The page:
Looked at LiClipse and PyCharm and chose LiClipse... (seems less complex to me and I am totally NEW at this)

After install and reading through the docs, I can get to this point, but that's it.

What am I missing?

Looks like it picks up the plugin when I restart in debugger, but that's it.

Thanx and Sorry for the question in advance

d
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Posted on
Thu Jun 14, 2018 3:59 pm
DaveL17 offline
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Re: Plugin Debugging

I don't know that specific tool, but in PyCharm, you need to set up the proper debug profile in PyCharm, include specific code within the Plugin's __init__ method, copy a debugging library to the appropriate Python location AND THEN enable or reload the plugin in the debugger from the Indigo Plugins menu and within PyCharm. You only have to do all these steps when you first set up the debugging profile for that plugin--after that, it's many fewer steps to enable/disable debugging.

It sounds like a lot (and it kind of is) but once you get it set up and working it becomes second nature.

I came here to drink milk and kick ass....and I've just finished my milk.

[My Plugins] - [My Forums]

Posted on
Thu Jun 14, 2018 4:16 pm
bsp9493 offline
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Re: Plugin Debugging

Thanx!!

Is there a "setting up a python debugger for dummies tutorial" anywhere?

I'm more of an interactive (trial and error) learner, so was hoping a graphical debugger would make my life easier. For the amount of this that I do PyCharm seems a little excessive for me.

This might be over my head at this time :(

d

Posted on
Thu Jun 14, 2018 4:29 pm
jay (support) offline
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Re: Plugin Debugging

This post contains instructions for setting up debugging in PyCharm. We have no experience with Liclipse/Eclipse for python/plugin debugging (beyond what I posted above).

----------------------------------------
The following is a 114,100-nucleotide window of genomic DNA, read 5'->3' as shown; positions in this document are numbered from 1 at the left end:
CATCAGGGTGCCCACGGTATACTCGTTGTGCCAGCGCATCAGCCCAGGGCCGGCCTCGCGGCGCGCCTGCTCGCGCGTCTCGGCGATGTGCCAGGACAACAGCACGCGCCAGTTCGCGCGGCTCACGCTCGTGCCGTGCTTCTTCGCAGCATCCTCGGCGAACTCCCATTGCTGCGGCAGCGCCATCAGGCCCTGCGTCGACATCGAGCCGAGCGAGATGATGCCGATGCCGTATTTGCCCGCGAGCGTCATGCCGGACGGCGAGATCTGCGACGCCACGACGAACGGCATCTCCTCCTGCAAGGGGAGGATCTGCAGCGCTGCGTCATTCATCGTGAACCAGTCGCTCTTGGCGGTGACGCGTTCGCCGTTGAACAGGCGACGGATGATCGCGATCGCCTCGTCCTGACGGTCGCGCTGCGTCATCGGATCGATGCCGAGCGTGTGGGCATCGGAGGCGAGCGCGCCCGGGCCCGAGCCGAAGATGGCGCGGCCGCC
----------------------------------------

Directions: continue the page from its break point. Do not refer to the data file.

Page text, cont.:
FYI, I've always found Intelli-J based IDEs (of which PyCharm is one) much easier to deal with than Eclipse, but that's just me... ;)

[EDIT] a quick search turned up this stackoverflow post which seems to roughly mirror what we do with PyCharm - maybe that will help. You won't need to add the import or call pydevd.settrace because we do that behind the scenes when you have PyCharm selected as your debugger and you restart a plugin in the debugger. We use port 5678.

Jay (Indigo Support)
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Posted on
Thu Jun 14, 2018 5:51 pm
bsp9493 offline
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Joined: Nov 30, 2017
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Re: Plugin Debugging

Thanx for the input!!!

I'll give it a shot:)

d

Posted on
Thu Jun 14, 2018 6:20 pm
bsp9493 offline
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Re: Plugin Debugging

GOT IT!

I was using the LiClipse calls for the debugger... pydevd.settrace()

Switched them to indigo.debugger() and so far it looks like it works!!!

minimal /no setup with LiClipse. PyCharm looks way more powerful, but also WAY over my head.

YAY...

Thanx for the help.

Posted on
Thu Jun 14, 2018 6:55 pm
jay (support) offline
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Re: Plugin Debugging

Can you add debug breakpoints in the IDE or do you have to insert indigo.debugger() calls to break?

Jay (Indigo Support)
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Posted on
Thu Jun 14, 2018 9:08 pm
bsp9493 offline
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Re: Plugin Debugging

Not sure at this point.

I appear to be have control to navigate and view, and edit in the debugger...

Cant find a way to add breakpoints at this time. More learning to do.

Currently have it installed and running on my server machine which is running Indigo. Need to do some further reading to determine how to set it up and access via a remote machine.

Yay... more "stuff" to learn :)

Thanx for pointing me in the right direction :)

dave